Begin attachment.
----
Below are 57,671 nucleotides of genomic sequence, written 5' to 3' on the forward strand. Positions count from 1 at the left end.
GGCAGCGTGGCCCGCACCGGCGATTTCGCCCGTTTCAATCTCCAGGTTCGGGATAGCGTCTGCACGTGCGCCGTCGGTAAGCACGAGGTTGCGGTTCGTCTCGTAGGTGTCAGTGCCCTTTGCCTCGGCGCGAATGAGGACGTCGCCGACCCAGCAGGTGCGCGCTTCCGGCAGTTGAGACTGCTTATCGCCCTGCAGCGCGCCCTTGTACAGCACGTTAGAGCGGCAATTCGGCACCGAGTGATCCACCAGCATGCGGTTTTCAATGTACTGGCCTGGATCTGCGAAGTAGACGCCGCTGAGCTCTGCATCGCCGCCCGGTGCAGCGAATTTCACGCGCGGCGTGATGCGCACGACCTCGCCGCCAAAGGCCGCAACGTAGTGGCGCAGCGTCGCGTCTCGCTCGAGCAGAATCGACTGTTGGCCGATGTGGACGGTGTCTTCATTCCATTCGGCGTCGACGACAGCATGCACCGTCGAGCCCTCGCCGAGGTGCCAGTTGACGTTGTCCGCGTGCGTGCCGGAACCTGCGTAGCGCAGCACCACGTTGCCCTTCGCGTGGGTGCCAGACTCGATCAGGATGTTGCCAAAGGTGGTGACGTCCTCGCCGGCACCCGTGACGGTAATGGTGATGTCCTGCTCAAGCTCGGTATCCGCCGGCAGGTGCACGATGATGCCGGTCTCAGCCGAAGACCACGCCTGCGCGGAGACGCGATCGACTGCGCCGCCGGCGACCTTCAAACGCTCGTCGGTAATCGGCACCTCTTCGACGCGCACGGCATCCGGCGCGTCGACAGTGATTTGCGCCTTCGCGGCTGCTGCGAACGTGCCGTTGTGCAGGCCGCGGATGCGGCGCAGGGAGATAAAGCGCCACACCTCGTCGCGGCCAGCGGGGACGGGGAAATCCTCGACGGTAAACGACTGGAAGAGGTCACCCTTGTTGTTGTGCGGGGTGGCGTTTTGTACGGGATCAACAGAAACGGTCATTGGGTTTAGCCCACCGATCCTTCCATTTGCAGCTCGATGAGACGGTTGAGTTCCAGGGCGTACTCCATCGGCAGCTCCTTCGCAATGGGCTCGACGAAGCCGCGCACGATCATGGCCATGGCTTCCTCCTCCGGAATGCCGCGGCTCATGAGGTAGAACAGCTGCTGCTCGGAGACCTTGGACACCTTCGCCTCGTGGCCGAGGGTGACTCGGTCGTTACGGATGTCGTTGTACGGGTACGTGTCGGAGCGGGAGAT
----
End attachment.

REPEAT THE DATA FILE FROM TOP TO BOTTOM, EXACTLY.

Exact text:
Below are 57,671 nucleotides of genomic sequence, written 5' to 3' on the forward strand. Positions count from 1 at the left end.
GGCAGCGTGGCCCGCACCGGCGATTTCGCCCGTTTCAATCTCCAGGTTCGGGATAGCGTCTGCACGTGCGCCGTCGGTAAGCACGAGGTTGCGGTTCGTCTCGTAGGTGTCAGTGCCCTTTGCCTCGGCGCGAATGAGGACGTCGCCGACCCAGCAGGTGCGCGCTTCCGGCAGTTGAGACTGCTTATCGCCCTGCAGCGCGCCCTTGTACAGCACGTTAGAGCGGCAATTCGGCACCGAGTGATCCACCAGCATGCGGTTTTCAATGTACTGGCCTGGATCTGCGAAGTAGACGCCGCTGAGCTCTGCATCGCCGCCCGGTGCAGCGAATTTCACGCGCGGCGTGATGCGCACGACCTCGCCGCCAAAGGCCGCAACGTAGTGGCGCAGCGTCGCGTCTCGCTCGAGCAGAATCGACTGTTGGCCGATGTGGACGGTGTCTTCATTCCATTCGGCGTCGACGACAGCATGCACCGTCGAGCCCTCGCCGAGGTGCCAGTTGACGTTGTCCGCGTGCGTGCCGGAACCTGCGTAGCGCAGCACCACGTTGCCCTTCGCGTGGGTGCCAGACTCGATCAGGATGTTGCCAAAGGTGGTGACGTCCTCGCCGGCACCCGTGACGGTAATGGTGATGTCCTGCTCAAGCTCGGTATCCGCCGGCAGGTGCACGATGATGCCGGTCTCAGCCGAAGACCACGCCTGCGCGGAGACGCGATCGACTGCGCCGCCGGCGACCTTCAAACGCTCGTCGGTAATCGGCACCTCTTCGACGCGCACGGCATCCGGCGCGTCGACAGTGATTTGCGCCTTCGCGGCTGCTGCGAACGTGCCGTTGTGCAGGCCGCGGATGCGGCGCAGGGAGATAAAGCGCCACACCTCGTCGCGGCCAGCGGGGACGGGGAAATCCTCGACGGTAAACGACTGGAAGAGGTCACCCTTGTTGTTGTGCGGGGTGGCGTTTTGTACGGGATCAACAGAAACGGTCATTGGGTTTAGCCCACCGATCCTTCCATTTGCAGCTCGATGAGACGGTTGAGTTCCAGGGCGTACTCCATCGGCAGCTCCTTCGCAATGGGCTCGACGAAGCCGCGCACGATCATGGCCATGGCTTCCTCCTCCGGAATGCCGCGGCTCATGAGGTAGAACAGCTGCTGCTCGGAGACCTTGGACACCTTCGCCTCGTGGCCGAGGGTGACTCGGTCGTTACGGATGTCGTTGTACGGGTACGTGTCGGAGCGGGAGAT